A little while ago, I wrote about our parasite overlords. One of these potential puppet masters in humans, so I scribbled, is Toxoplasma gondii. This little, manipulative parasite has previously been (tentatively) linked to personality changes in infected human beings (roughly a quarter of the adult population). A new article in the European Journal of Personality asserts this connection once more.
The authors screened a group of students with the help of a personality questionnaire. They found that infected students, both male and female, showed higher extraversion and lower conscientiousness. What is more, in men the length of infection was negatively correlated with conscientiousness, which means that the longer the infection had been present, the less conscientious they were.
So maybe our minds and/or personalities are not our own…
However, note my careful language in the first paragraph (potential, tentative). The reason for this is, fortunately, not ignored by the researchers (pay specific attention to the part between parentheses):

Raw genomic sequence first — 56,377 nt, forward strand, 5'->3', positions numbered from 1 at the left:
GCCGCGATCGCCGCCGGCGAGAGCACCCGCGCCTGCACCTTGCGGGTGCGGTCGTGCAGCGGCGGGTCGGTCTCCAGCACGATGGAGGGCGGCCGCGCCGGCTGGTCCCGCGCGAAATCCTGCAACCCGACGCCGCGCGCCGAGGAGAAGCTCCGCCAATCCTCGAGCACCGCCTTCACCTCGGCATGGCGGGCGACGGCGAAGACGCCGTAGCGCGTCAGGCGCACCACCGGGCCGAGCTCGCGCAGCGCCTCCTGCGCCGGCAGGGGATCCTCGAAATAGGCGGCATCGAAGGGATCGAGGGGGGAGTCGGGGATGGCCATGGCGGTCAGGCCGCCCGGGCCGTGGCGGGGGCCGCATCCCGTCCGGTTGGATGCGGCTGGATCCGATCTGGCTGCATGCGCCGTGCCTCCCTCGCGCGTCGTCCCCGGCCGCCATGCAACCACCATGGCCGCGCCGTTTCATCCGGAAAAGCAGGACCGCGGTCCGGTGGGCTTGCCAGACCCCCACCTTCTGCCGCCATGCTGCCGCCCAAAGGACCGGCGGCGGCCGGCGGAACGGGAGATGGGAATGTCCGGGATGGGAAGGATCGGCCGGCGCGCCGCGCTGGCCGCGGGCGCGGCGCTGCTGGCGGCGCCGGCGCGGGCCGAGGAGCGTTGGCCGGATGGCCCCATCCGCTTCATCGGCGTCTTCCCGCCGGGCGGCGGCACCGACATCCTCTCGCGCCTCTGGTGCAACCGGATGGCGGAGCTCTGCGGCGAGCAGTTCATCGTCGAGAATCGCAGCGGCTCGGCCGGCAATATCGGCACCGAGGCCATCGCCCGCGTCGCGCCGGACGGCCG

The existence of this correlation also supported (but of course not proved) the hypothesis that Toxoplasma infection influenced the personality, rather than the hypothesis that the personality influenced the probability of the infection.
One way to start looking for proof could be to purposefully infect previously uninfected people, and then compare the ‘before and after personality’. Good luck getting that research proposal through ethical commissions and funding committees.
(If you want some info on preventing and controlling T. gondii infection, check this CDC page.)
Sneaky little critters, those brain-infecting parasites…
Lindová, J., Příplatová, L., & Flegr, J. (2012). Higher Extraversion and Lower Conscientiousness in Humans Infected with Toxoplasma. European Journal of Personlity, 26 (3), 285-291 DOI: 10.1002/per.838